What To Do When You Get In The Door
By Mike Sade
Once you have done your research and have identified your target agencies, you will need to reach out and find the right people to meet. Once you get your “foot in the door” and a meeting is scheduled there are some important tips to remember.
First you must realize you are not the first company to meet with them, and they are probably accepting the meeting because it is part of their job. You may only have thirty minutes to an hour to meet. Having done your research you know what they buy, what challenges they face, and how they buy. Your challenge is to peak their interest. How do you do that?
Second, you should have a presentation prepared that includes a brief history of your company including your business size, any socio-economic status (Small, Minority, Woman-owned, Veteran, or Service-Disabled), and a client list. This part of the presentation should not exceed one or two slides. The bulk of your presentation should focus on outcomes you have demonstrated with clients similar to the agency/individuals you are meeting. In terms of results, they should be focused on cost, schedule, customer satisfaction and all be related to what you learned about the agency and the issues they face.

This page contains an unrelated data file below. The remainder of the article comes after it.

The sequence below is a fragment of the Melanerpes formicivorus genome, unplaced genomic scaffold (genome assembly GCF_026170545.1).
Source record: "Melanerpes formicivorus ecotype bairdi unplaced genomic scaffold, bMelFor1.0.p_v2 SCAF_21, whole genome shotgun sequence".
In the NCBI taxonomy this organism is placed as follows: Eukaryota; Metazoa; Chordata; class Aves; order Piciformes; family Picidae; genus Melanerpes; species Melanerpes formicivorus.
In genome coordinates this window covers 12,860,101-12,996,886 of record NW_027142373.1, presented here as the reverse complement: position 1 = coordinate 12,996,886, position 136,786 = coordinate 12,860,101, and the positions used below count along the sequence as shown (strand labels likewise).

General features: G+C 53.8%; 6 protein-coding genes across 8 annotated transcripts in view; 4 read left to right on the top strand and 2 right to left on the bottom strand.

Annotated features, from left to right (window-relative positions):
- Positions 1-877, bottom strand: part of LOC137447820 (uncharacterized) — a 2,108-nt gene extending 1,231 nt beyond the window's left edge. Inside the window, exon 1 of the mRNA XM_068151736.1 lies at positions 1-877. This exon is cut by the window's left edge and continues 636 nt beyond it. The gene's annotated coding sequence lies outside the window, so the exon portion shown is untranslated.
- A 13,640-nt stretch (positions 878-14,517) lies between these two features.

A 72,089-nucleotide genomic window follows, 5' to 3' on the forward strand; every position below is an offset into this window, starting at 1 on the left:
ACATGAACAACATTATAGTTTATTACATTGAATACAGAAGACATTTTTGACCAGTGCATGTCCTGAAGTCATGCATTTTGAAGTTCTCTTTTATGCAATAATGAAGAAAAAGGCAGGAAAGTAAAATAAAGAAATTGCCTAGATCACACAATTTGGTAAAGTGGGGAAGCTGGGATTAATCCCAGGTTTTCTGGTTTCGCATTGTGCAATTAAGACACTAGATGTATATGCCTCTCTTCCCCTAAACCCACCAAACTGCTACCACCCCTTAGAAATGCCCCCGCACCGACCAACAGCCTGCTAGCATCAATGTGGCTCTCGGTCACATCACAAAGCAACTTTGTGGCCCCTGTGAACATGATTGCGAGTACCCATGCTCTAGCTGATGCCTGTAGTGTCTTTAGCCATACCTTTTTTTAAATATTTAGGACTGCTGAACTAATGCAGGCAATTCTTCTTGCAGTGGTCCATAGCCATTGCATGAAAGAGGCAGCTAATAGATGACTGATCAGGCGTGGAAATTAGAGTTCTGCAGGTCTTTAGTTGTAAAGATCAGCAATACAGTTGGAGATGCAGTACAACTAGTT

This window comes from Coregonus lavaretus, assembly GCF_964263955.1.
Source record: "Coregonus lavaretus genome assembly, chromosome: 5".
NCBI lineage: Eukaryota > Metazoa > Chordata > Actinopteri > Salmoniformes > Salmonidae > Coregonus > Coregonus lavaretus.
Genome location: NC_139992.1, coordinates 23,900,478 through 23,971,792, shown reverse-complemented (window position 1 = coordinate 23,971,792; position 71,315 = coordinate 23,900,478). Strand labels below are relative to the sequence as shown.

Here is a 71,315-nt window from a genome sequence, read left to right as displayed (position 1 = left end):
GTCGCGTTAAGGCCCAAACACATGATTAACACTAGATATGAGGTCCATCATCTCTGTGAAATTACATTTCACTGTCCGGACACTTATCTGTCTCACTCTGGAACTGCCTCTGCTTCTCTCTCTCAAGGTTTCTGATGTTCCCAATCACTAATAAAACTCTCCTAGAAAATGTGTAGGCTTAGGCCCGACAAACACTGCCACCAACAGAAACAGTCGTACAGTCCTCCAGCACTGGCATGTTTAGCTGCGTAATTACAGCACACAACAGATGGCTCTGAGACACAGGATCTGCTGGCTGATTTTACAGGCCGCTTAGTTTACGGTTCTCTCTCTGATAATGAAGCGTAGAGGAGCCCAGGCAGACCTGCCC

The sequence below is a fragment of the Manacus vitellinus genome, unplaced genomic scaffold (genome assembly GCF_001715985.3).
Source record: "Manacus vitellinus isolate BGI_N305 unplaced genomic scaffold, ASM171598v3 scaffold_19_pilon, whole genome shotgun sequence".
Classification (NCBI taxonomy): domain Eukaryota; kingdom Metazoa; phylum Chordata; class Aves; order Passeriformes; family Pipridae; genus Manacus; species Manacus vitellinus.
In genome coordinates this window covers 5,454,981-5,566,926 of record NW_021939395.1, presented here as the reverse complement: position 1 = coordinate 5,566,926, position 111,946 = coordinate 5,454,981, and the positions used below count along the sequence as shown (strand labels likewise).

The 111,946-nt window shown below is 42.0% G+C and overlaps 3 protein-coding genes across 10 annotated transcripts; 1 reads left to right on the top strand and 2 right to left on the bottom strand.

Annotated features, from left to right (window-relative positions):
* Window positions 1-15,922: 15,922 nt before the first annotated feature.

Third, you must make the meeting a conversation about your accomplishments and how you believe you can help the agency. During the conversation, you need to ask probing questions leveraging the knowledge you have gained from your earlier research. Questions such as: Who is helping you with the issues you face? What are you looking for in a solution? What performance metrics do you use? What is your timeframe for solving your problem?
Finally, make sure you leave with a sense of who are the right individuals to follow-up with that you can have further discussions. This can include technical leads or the contracting office. Make sure you follow up with any action items you may get from the meeting. These may include providing additional detail on a project you performed, a whitepaper on how you would approach an explicit problem, or other clients they can contact to see how they handled a similar puzzle.
You will know when you leave the meeting if you peaked their interest in your company and if that agency holds promise for future business. Don’t be discouraged if you have a sense there is no interest in what you are offering the agency. Learn from the meeting. Are there other organizations and contracts that are facing similar situations that you may want to research and meet?
I welcome feedback and questions on additional topics on doing business with the government you would like me address.
Mike Sade spent his career in federal procurement before founding his Alexandria consulting company, Sade Associates, LLC, www.sadeassocllc.com. He welcomes your feedback and suggestions for future columns and can be contacted via email@example.com.